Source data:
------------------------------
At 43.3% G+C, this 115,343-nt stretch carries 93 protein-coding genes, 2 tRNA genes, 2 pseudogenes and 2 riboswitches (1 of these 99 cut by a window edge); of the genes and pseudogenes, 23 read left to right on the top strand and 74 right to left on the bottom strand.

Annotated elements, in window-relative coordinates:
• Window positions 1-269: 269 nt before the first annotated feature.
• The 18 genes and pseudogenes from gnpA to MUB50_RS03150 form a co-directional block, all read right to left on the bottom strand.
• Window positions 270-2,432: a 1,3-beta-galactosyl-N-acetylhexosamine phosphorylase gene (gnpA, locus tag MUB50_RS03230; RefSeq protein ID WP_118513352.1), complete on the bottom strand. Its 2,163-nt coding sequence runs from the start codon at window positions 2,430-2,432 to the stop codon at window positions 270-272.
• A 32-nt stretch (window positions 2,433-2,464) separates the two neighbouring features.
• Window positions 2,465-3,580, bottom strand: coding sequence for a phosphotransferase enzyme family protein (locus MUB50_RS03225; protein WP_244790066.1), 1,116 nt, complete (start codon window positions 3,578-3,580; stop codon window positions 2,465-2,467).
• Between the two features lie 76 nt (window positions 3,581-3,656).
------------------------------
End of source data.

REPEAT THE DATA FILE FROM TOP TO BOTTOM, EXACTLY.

At 43.3% G+C, this 115,343-nt stretch carries 93 protein-coding genes, 2 tRNA genes, 2 pseudogenes and 2 riboswitches (1 of these 99 cut by a window edge); of the genes and pseudogenes, 23 read left to right on the top strand and 74 right to left on the bottom strand.

Annotated elements, in window-relative coordinates:
• Window positions 1-269: 269 nt before the first annotated feature.
• The 18 genes and pseudogenes from gnpA to MUB50_RS03150 form a co-directional block, all read right to left on the bottom strand.
• Window positions 270-2,432: a 1,3-beta-galactosyl-N-acetylhexosamine phosphorylase gene (gnpA, locus tag MUB50_RS03230; RefSeq protein ID WP_118513352.1), complete on the bottom strand. Its 2,163-nt coding sequence runs from the start codon at window positions 2,430-2,432 to the stop codon at window positions 270-272.
• A 32-nt stretch (window positions 2,433-2,464) separates the two neighbouring features.
• Window positions 2,465-3,580, bottom strand: coding sequence for a phosphotransferase enzyme family protein (locus MUB50_RS03225; protein WP_244790066.1), 1,116 nt, complete (start codon window positions 3,578-3,580; stop codon window positions 2,465-2,467).
• Between the two features lie 76 nt (window positions 3,581-3,656).